Eleventh hour pinch-hitting

K. T. Jagannathan
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ith the Manmohan Singh-led UPA (United Progressive Alliance) Government set to end its second innings next year, things have suddenly turned hectic. In a late evening action on Tuesday last, the government relaxed significantly the norms for foreign direct investment (FDI) in several areas, including the critical defence sector.

In his address at the annual meeting of the Associated Chambers of Commerce and Industry of India (Assocham) on Friday last, Prime Minister Manmohan Singh hinted at further reforms on the FDI front. Ironically, even as he was announcing FDI reforms, Posco and ArcelorMittal decided to pull out of their multi-billion dollar steel plant projects frustrated by indecision and slow pace of approvals.

A sense of urgency, nay desperation, came out clearly when Dr.Singh conceded that the 6.5 per cent economic growth targeted for 2013-14 would be missed. The GDP grew by 5 per cent in 2012-13, a decade low number. It grew at 6.2 per cent in 2011-12.

Full arsenal

A concerned Dr. Singh asserted that he would use all means available under his command to contain CAD (current account deficit) that stood at a record 4.8 per cent of GDP (gross domestic product) in 2012-13. The reform initiatives are sought to be pushed through on a fast-track basis by Dr. Singh’s Government at the fag-end of its second innings, brushing aside the rising wave of opposition protests. These measures will take a while to see benefits on the ground. What passes one’s comprehension is: Why did Dr. Singh and his team wait this long, and rush an avalanche of steps at the eleventh hour? Given its flip-flops on the policy front (especially the notorious retrospective taxation), it is doubtful if its fag-end pinch-hitting sort of actions will have any convincing effect on foreign investors who wish to partake in the India growth story.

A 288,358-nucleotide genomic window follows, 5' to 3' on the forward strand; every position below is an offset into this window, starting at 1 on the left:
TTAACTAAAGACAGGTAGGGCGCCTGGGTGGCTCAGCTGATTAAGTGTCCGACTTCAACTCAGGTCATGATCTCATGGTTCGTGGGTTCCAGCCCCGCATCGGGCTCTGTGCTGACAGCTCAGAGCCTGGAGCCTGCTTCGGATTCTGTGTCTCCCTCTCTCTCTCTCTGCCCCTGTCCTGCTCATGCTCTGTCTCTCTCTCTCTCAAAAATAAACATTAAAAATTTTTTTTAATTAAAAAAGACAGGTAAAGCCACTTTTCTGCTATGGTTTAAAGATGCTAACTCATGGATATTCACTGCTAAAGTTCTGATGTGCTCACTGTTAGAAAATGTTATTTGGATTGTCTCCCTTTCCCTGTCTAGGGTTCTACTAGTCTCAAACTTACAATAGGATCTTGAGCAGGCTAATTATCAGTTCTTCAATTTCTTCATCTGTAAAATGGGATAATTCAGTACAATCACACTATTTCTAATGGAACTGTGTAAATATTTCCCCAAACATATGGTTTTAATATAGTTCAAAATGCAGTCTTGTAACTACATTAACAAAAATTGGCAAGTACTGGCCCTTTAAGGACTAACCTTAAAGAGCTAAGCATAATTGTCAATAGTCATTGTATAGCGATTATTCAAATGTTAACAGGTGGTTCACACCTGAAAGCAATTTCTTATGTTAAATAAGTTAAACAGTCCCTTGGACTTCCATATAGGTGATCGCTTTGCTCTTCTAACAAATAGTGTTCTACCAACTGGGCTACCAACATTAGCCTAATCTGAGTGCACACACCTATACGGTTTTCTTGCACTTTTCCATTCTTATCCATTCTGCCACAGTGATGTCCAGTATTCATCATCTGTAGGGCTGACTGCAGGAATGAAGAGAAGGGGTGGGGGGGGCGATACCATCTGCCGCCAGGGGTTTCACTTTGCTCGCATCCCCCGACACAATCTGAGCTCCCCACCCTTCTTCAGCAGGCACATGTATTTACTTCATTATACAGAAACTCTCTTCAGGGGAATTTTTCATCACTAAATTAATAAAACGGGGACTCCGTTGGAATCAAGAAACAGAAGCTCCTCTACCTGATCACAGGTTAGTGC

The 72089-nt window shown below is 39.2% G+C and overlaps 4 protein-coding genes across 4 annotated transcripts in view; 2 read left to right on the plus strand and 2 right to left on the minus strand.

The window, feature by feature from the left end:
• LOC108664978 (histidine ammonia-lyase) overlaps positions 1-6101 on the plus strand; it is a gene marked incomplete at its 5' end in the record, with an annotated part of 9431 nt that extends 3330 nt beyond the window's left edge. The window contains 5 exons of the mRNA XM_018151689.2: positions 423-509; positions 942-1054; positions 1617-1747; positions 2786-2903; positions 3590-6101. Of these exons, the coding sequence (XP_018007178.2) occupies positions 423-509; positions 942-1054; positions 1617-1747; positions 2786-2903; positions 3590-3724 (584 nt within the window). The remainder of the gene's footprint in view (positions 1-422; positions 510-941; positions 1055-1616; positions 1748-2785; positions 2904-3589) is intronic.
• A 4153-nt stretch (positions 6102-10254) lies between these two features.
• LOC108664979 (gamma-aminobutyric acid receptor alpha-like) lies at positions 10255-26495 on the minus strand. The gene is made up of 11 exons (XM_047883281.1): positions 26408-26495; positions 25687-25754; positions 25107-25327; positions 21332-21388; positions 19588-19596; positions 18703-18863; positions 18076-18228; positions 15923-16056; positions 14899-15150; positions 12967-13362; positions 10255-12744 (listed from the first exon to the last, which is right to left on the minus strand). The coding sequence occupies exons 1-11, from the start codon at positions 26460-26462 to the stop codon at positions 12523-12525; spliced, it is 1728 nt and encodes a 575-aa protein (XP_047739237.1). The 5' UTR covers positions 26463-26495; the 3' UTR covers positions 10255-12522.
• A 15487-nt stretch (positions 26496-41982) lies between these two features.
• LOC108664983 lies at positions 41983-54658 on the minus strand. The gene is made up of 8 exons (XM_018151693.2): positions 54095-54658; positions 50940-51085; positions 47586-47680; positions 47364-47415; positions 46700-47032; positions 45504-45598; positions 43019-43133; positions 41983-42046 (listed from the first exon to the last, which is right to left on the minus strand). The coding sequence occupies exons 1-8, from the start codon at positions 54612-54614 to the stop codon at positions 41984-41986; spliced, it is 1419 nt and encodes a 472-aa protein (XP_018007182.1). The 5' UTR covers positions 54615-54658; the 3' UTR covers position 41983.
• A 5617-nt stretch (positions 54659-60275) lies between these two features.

Three strikes

The three critical components of the economy — oil, power and coal — are all mired in one controversy or the other. And, all of them together make life miserable not only for policy planners but also common citizens. This is precisely the reason why the twin deficits — current account deficit and fiscal deficit — are rearing their ugly heads, and have taken monstrous proportions. How do we put a lid on these two? That is easier said than done. The challenge lies in making people pay for the cost of a product or service, and forcing them to avoid conspicuous consumption (like buying gold). In the intervening ruckus, it appears, however, that the supply side of the economy has not commanded the requisite time, space, and energy from the fiscal bosses. All these are collectively damaging the India growth story.